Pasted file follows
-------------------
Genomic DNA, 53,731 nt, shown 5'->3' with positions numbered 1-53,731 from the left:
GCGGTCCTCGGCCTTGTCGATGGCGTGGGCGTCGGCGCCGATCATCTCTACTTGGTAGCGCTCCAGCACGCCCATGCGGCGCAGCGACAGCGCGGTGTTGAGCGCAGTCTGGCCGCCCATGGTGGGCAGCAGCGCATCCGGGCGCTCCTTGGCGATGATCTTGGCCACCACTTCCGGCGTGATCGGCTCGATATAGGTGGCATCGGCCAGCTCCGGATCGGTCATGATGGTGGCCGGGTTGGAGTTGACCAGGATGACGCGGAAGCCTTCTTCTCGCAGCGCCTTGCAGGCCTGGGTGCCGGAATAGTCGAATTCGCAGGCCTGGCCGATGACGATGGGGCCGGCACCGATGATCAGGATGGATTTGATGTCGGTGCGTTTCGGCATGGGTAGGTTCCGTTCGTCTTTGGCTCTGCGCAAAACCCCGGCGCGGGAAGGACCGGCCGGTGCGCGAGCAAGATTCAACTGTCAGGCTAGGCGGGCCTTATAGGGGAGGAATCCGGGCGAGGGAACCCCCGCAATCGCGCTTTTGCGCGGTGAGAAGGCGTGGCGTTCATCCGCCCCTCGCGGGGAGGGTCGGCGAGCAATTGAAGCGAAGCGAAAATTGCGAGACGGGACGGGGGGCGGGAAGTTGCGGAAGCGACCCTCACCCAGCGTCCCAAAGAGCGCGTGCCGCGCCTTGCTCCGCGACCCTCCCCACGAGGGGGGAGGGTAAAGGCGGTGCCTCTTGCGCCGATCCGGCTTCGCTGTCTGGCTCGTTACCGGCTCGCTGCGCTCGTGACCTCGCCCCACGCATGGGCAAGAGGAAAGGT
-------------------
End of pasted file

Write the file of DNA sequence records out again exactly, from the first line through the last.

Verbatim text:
Genomic DNA, 53,731 nt, shown 5'->3' with positions numbered 1-53,731 from the left:
GCGGTCCTCGGCCTTGTCGATGGCGTGGGCGTCGGCGCCGATCATCTCTACTTGGTAGCGCTCCAGCACGCCCATGCGGCGCAGCGACAGCGCGGTGTTGAGCGCAGTCTGGCCGCCCATGGTGGGCAGCAGCGCATCCGGGCGCTCCTTGGCGATGATCTTGGCCACCACTTCCGGCGTGATCGGCTCGATATAGGTGGCATCGGCCAGCTCCGGATCGGTCATGATGGTGGCCGGGTTGGAGTTGACCAGGATGACGCGGAAGCCTTCTTCTCGCAGCGCCTTGCAGGCCTGGGTGCCGGAATAGTCGAATTCGCAGGCCTGGCCGATGACGATGGGGCCGGCACCGATGATCAGGATGGATTTGATGTCGGTGCGTTTCGGCATGGGTAGGTTCCGTTCGTCTTTGGCTCTGCGCAAAACCCCGGCGCGGGAAGGACCGGCCGGTGCGCGAGCAAGATTCAACTGTCAGGCTAGGCGGGCCTTATAGGGGAGGAATCCGGGCGAGGGAACCCCCGCAATCGCGCTTTTGCGCGGTGAGAAGGCGTGGCGTTCATCCGCCCCTCGCGGGGAGGGTCGGCGAGCAATTGAAGCGAAGCGAAAATTGCGAGACGGGACGGGGGGCGGGAAGTTGCGGAAGCGACCCTCACCCAGCGTCCCAAAGAGCGCGTGCCGCGCCTTGCTCCGCGACCCTCCCCACGAGGGGGGAGGGTAAAGGCGGTGCCTCTTGCGCCGATCCGGCTTCGCTGTCTGGCTCGTTACCGGCTCGCTGCGCTCGTGACCTCGCCCCACGCATGGGCAAGAGGAAAGGT